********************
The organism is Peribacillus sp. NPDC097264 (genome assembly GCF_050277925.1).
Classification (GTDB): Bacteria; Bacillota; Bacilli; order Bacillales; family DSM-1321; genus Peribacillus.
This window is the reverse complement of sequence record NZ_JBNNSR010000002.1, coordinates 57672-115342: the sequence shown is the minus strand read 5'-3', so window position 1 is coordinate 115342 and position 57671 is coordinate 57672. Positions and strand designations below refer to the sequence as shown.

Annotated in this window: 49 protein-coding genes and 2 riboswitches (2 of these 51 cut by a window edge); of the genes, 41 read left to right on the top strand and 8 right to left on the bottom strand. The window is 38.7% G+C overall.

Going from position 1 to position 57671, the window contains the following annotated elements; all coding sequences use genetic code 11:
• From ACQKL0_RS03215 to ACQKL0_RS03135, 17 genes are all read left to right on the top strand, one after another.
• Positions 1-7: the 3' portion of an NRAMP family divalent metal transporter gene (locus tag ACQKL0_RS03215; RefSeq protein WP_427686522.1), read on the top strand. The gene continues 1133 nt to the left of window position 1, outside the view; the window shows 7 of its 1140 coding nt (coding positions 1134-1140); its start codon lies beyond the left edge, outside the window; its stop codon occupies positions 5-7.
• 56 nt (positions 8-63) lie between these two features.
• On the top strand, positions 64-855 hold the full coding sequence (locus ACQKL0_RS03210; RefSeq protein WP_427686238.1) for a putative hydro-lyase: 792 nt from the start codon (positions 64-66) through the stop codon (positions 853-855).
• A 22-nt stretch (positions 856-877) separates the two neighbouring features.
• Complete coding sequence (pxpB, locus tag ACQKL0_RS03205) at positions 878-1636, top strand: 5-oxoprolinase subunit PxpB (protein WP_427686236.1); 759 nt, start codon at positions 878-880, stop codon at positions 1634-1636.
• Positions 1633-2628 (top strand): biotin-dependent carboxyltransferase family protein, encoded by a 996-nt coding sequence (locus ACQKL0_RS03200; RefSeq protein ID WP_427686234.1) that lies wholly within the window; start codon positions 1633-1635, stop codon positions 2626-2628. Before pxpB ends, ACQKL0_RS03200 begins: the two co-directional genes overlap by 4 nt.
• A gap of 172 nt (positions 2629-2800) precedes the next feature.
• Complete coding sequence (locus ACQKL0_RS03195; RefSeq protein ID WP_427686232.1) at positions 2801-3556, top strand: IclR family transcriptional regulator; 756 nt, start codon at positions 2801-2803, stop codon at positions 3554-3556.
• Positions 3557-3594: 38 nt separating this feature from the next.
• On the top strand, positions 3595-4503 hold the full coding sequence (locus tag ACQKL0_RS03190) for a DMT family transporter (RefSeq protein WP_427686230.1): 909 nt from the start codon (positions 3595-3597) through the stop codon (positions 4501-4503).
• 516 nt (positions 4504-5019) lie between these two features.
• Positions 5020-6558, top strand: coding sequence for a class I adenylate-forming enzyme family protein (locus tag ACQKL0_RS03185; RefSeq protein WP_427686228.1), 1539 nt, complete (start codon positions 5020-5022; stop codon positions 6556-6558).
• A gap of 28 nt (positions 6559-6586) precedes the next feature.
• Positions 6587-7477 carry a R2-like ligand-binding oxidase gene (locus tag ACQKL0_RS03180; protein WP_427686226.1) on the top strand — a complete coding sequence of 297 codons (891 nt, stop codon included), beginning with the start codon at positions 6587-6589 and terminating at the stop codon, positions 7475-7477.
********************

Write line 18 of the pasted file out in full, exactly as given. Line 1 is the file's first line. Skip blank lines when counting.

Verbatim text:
• Positions 5020-6558, top strand: coding sequence for a class I adenylate-forming enzyme family protein (locus tag ACQKL0_RS03185; RefSeq protein WP_427686228.1), 1539 nt, complete (start codon positions 5020-5022; stop codon positions 6556-6558).